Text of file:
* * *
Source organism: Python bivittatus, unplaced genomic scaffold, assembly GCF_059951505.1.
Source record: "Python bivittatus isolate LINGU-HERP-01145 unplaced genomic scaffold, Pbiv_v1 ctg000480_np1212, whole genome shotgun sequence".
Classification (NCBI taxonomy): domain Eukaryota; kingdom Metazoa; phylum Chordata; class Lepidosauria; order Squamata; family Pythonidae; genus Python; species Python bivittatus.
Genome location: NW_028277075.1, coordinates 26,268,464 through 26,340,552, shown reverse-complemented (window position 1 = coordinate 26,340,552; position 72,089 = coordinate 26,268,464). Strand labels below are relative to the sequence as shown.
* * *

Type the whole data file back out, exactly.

Source organism: Python bivittatus, unplaced genomic scaffold, assembly GCF_059951505.1.
Source record: "Python bivittatus isolate LINGU-HERP-01145 unplaced genomic scaffold, Pbiv_v1 ctg000480_np1212, whole genome shotgun sequence".
Classification (NCBI taxonomy): domain Eukaryota; kingdom Metazoa; phylum Chordata; class Lepidosauria; order Squamata; family Pythonidae; genus Python; species Python bivittatus.
Genome location: NW_028277075.1, coordinates 26,268,464 through 26,340,552, shown reverse-complemented (window position 1 = coordinate 26,340,552; position 72,089 = coordinate 26,268,464). Strand labels below are relative to the sequence as shown.